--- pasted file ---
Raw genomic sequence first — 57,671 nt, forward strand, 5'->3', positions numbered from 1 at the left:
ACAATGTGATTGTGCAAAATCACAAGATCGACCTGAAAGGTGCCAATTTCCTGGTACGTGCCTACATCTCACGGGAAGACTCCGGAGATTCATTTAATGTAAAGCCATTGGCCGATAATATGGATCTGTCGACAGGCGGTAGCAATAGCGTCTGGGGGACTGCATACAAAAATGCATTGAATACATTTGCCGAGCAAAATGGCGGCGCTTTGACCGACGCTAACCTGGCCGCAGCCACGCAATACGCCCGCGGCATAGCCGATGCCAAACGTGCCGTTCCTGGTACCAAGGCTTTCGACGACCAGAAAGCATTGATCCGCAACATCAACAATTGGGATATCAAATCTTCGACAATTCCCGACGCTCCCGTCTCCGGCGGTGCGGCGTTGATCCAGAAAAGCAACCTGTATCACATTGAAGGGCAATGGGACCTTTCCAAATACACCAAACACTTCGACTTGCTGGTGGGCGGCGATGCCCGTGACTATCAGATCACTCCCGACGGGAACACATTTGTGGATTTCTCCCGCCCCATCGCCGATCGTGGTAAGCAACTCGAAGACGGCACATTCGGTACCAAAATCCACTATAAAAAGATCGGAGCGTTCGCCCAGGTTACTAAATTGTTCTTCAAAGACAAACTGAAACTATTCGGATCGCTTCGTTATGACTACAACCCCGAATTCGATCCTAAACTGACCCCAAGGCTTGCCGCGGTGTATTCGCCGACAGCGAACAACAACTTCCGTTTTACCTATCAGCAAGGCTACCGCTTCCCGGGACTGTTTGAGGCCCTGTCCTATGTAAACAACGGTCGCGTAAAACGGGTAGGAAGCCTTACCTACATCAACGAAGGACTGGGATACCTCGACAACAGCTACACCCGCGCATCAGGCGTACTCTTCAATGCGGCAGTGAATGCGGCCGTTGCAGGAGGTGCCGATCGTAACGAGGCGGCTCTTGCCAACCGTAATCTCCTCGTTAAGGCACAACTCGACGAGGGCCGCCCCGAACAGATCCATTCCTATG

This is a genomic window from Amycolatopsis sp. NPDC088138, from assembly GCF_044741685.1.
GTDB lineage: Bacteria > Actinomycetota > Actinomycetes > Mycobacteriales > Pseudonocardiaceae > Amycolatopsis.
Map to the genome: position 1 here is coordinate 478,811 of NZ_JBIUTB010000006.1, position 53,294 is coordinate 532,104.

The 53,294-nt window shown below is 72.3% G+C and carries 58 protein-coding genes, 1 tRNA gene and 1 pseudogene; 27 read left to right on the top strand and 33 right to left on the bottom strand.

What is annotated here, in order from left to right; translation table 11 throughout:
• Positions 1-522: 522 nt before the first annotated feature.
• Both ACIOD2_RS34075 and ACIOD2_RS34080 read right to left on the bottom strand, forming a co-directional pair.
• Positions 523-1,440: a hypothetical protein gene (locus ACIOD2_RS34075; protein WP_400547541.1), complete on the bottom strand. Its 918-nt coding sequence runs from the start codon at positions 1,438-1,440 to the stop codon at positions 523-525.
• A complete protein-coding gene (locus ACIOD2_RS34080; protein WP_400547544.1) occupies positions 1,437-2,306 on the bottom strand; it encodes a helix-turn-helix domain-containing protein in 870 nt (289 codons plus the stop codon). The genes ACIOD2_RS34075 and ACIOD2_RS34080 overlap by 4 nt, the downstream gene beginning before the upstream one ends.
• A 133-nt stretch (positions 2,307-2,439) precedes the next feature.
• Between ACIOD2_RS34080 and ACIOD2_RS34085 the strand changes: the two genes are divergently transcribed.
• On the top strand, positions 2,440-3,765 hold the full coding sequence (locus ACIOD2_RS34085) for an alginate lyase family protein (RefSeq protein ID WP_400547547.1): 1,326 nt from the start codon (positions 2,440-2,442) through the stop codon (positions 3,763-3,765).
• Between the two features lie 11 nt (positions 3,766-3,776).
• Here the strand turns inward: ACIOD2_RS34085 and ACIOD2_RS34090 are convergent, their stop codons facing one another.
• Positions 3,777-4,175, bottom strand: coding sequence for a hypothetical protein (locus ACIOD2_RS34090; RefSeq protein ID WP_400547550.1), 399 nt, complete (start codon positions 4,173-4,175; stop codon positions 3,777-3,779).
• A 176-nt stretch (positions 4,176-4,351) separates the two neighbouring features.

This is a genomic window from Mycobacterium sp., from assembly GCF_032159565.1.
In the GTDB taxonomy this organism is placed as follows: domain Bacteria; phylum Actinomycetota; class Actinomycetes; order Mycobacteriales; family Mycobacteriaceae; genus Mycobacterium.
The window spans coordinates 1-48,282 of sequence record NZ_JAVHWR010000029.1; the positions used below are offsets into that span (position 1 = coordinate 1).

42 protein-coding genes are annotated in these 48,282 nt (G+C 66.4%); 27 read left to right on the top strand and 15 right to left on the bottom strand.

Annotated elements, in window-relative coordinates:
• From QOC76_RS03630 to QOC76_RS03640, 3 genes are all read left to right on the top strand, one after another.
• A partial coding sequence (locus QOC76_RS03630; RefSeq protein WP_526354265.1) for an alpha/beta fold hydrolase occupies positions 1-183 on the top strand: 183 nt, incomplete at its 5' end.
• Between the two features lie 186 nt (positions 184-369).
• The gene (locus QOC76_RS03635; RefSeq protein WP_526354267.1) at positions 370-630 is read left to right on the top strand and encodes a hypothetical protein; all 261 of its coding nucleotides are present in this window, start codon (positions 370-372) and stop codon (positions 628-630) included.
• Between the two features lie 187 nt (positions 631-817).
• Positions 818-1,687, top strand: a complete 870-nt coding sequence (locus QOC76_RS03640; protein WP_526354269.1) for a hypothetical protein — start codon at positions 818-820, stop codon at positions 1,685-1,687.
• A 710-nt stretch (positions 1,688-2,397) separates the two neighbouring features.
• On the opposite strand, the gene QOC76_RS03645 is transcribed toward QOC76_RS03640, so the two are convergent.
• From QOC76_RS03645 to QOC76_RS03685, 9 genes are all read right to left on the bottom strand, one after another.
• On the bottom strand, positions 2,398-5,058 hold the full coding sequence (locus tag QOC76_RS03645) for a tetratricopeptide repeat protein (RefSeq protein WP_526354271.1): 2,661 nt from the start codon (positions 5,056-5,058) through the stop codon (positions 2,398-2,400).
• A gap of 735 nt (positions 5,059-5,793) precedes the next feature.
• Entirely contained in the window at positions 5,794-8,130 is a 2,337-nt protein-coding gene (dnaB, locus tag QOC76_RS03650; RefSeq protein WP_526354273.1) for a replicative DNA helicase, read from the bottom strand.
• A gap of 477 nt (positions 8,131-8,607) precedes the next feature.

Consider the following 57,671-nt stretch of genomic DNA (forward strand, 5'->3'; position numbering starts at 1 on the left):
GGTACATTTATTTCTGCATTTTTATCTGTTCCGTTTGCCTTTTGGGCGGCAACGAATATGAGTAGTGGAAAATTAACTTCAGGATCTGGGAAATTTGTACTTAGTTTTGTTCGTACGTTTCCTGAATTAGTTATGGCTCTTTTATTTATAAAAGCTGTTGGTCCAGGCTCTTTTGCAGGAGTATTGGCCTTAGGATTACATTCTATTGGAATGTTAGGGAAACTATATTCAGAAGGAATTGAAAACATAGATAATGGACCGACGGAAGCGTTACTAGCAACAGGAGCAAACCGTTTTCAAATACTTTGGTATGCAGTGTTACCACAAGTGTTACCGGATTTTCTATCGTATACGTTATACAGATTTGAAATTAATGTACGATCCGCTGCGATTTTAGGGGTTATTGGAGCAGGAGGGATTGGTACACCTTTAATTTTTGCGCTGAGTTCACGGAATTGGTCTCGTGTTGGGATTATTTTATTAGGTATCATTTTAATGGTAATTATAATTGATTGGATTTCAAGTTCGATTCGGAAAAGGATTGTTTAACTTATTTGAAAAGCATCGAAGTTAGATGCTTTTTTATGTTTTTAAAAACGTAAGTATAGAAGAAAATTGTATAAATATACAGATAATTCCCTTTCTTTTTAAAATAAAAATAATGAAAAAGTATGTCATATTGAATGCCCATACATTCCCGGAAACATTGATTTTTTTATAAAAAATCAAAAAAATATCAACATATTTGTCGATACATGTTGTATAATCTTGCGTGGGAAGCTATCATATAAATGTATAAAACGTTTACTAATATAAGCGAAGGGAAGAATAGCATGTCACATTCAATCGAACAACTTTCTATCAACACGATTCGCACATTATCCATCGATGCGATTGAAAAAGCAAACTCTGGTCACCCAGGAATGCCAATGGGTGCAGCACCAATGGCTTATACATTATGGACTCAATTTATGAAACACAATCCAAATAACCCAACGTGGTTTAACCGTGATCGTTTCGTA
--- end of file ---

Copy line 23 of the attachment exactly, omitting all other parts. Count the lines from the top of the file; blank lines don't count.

Annotated elements, in window-relative coordinates: